Singh had been threatened after Afzal Guru was executed in India in February 2013 over his role in the 2001 Indian Parliament attack case.[58] Some sources had indicated that the attack was planned after Guru's execution.[59][60] The Indian prime minister, Manmohan Singh, termed the attack as "very sad".[61][62] On 29 April 2013, India appealed to Pakistan to release Sarabjit Singh on humanitarian grounds or at least allow him to be provided medical treatment in India, but these were repeatedly rejected by Pakistan.[63][64] Appeals by lawyers were also filed with the Supreme Court of Pakistan to send Singh for medical treatment to the UK or outside Pakistan to save his life.[65]

On 1 May 2013 he was declared brain dead by doctors at Jinnah Hospital, but Pakistani authorities refused to give a statement. His sister and family returned to India. His sister said that the doctors attending to her brother were not being honest with them and she suspected foul play. She also remarked to having seen ink on his left thumb and that the Pakistani doctors had been evading questions.[66][67]

On 2 May 2013, he was reported to have died at 12:45 am local time in Lahore, when he was removed from the ventilator support after his condition worsened towards the middle of the night.[2][68] His body was brought to India by a special aircraft the same evening.[20] Indian doctors claimed that the second postmortem revealed that vital organs were missing from his body.[69] An autopsy also revealed that his skull was broken into two pieces.[70] They were, however, waiting for the report of the first postmortem conducted in Pakistan.


The Government of Punjab, India declared a three-day period of mourning over Singh's death and announced it would pay his descendants a compensation of Rs 10,000,000.[71] A biopic titled 'Sarbjit' directed by Omung Kumar starring Randeep Hooda, Richa Chadda and Aishwarya Rai Bachchan released on 20 May 2016.[72]

Attack on Pakistani prisonerEdit

Following the attack in prison and subsequent death of Singh, a Pakistani prisoner serving a life sentence in Jammu jail was attacked on 3 May 2013, allegedly by another convict, causing serious head injuries. The security of Pakistani prisoners in Indian jails was tightened.[73] The Pakistani prisoner, Sanaullah Ranjay, was hospitalised in Chandigarh and died later due to multiple organ failure.[74]

Published accountsEdit


A biographical film called Sarabjit was produced by Vashu Bhagnani (among others) and directed by Omung Kumar. Actress Aishwarya Rai essayed the role of Singh's sister, Dalbir Kaur, while, Randeep Hooda and Richa Chada played the role of Sarbjit Singh and his wife, Sukhpreet, respectively.[75][76][77] The film was narrated through the perspective of Sarbjit Singh's sister Dalbir Kaur and was released on 20 May 2016 in India; the Censor board of Pakistan banned the film for being "anti-Pakistani".[78]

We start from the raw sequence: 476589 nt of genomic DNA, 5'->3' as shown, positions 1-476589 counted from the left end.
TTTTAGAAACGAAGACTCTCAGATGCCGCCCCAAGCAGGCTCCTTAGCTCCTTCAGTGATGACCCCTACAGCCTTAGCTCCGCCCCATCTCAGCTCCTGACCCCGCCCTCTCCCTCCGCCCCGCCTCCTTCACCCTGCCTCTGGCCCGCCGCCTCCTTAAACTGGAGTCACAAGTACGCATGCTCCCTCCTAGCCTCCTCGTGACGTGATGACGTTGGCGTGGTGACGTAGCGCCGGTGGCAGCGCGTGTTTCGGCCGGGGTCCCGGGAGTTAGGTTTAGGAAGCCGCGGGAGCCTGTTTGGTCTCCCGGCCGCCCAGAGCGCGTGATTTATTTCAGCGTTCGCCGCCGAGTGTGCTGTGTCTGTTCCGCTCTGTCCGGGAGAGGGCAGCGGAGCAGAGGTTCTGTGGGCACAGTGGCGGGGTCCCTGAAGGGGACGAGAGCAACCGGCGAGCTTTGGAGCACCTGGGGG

See alsoEdit


  1. ^ a b "Obituary: Sarabjit Singh". BBC News. 2 May 2013. Retrieved 5 May 2013.
  2. ^ a b c "Sarabjit Singh dead". 2 May 2013. Retrieved 2 May 2013.
  3. ^ "For Pakistan, Sarabjit was always Manjit". 3 May 2013, 18:57:07. 3 May 2013. Retrieved 3 May 2013.
  4. ^ News Desk Pakistan. "Sarabjit Singh: Indian 'spy' dies after Pakistan attack". BBC Pakistan Department. Retrieved 2 May 2013. Pakistan says his real name was Manjit Singh..BBC Quoted
  5. ^ Web Edition (29 June 2012). "Sarabjit Singh is a terrorist: Surjeet". The News International 2012. Retrieved 2 May 2013. According to the testament of his fellow spy , Surjeet Singh, confirming that Sarabjit Singh is a terrorist and terrorists are neither released by India nor Pakistan....
  6. ^ staff (2 May 2013). "Sarabjit Singh, how a terrorist becomes a hero". Voice of Journalist. Retrieved 2 May 2013.
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  8. ^ a b c Magnier, Mark (28 June 2012). "Pakistan prisoner release confusion dashes Indian family's hopes". Los Angeles Times. Retrieved 29 June 2012.
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  13. ^ Newsline. 18. Newsline Publications. 1 January 2005. p. 63.
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  52. ^ Pakistan student protests
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  73. ^ Ex-Army man attacks Pak prisoner inside Jammu prison – Live
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External linksEdit